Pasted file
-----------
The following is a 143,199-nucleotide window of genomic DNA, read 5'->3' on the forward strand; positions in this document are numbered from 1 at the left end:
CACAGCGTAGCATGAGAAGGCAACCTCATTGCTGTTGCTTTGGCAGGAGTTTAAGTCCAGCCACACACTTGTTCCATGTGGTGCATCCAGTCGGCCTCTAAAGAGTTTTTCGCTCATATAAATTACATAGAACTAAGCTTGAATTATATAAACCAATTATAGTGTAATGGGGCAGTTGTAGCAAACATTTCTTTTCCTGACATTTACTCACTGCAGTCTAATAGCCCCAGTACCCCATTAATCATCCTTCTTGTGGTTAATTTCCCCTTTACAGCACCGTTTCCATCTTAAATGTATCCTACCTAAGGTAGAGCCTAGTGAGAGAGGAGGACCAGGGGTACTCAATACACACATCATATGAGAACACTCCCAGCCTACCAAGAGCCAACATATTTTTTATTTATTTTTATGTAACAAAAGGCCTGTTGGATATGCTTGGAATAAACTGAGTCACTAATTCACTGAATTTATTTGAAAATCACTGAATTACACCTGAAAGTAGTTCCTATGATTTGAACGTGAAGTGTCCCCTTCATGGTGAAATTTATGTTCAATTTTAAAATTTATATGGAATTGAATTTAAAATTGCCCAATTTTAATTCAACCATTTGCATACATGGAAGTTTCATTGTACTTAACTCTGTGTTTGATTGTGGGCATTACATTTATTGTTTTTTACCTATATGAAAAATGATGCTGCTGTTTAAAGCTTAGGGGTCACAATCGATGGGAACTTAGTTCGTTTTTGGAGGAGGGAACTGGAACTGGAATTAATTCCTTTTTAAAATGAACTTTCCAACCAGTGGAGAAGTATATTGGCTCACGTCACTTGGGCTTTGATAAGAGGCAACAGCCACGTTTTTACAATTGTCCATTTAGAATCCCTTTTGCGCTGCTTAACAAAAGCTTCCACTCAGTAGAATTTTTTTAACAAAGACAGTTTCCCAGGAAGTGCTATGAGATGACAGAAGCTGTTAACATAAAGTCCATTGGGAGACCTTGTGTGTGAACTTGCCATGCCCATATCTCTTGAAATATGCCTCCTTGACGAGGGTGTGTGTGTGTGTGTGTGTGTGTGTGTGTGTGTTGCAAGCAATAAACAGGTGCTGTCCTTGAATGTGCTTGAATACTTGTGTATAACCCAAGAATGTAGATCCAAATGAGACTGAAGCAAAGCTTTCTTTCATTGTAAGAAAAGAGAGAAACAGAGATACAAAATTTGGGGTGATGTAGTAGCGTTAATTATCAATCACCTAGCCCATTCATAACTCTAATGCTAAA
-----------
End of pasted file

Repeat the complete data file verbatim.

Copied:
The following is a 143,199-nucleotide window of genomic DNA, read 5'->3' on the forward strand; positions in this document are numbered from 1 at the left end:
CACAGCGTAGCATGAGAAGGCAACCTCATTGCTGTTGCTTTGGCAGGAGTTTAAGTCCAGCCACACACTTGTTCCATGTGGTGCATCCAGTCGGCCTCTAAAGAGTTTTTCGCTCATATAAATTACATAGAACTAAGCTTGAATTATATAAACCAATTATAGTGTAATGGGGCAGTTGTAGCAAACATTTCTTTTCCTGACATTTACTCACTGCAGTCTAATAGCCCCAGTACCCCATTAATCATCCTTCTTGTGGTTAATTTCCCCTTTACAGCACCGTTTCCATCTTAAATGTATCCTACCTAAGGTAGAGCCTAGTGAGAGAGGAGGACCAGGGGTACTCAATACACACATCATATGAGAACACTCCCAGCCTACCAAGAGCCAACATATTTTTTATTTATTTTTATGTAACAAAAGGCCTGTTGGATATGCTTGGAATAAACTGAGTCACTAATTCACTGAATTTATTTGAAAATCACTGAATTACACCTGAAAGTAGTTCCTATGATTTGAACGTGAAGTGTCCCCTTCATGGTGAAATTTATGTTCAATTTTAAAATTTATATGGAATTGAATTTAAAATTGCCCAATTTTAATTCAACCATTTGCATACATGGAAGTTTCATTGTACTTAACTCTGTGTTTGATTGTGGGCATTACATTTATTGTTTTTTACCTATATGAAAAATGATGCTGCTGTTTAAAGCTTAGGGGTCACAATCGATGGGAACTTAGTTCGTTTTTGGAGGAGGGAACTGGAACTGGAATTAATTCCTTTTTAAAATGAACTTTCCAACCAGTGGAGAAGTATATTGGCTCACGTCACTTGGGCTTTGATAAGAGGCAACAGCCACGTTTTTACAATTGTCCATTTAGAATCCCTTTTGCGCTGCTTAACAAAAGCTTCCACTCAGTAGAATTTTTTTAACAAAGACAGTTTCCCAGGAAGTGCTATGAGATGACAGAAGCTGTTAACATAAAGTCCATTGGGAGACCTTGTGTGTGAACTTGCCATGCCCATATCTCTTGAAATATGCCTCCTTGACGAGGGTGTGTGTGTGTGTGTGTGTGTGTGTGTGTGTGTTGCAAGCAATAAACAGGTGCTGTCCTTGAATGTGCTTGAATACTTGTGTATAACCCAAGAATGTAGATCCAAATGAGACTGAAGCAAAGCTTTCTTTCATTGTAAGAAAAGAGAGAAACAGAGATACAAAATTTGGGGTGATGTAGTAGCGTTAATTATCAATCACCTAGCCCATTCATAACTCTAATGCTAAA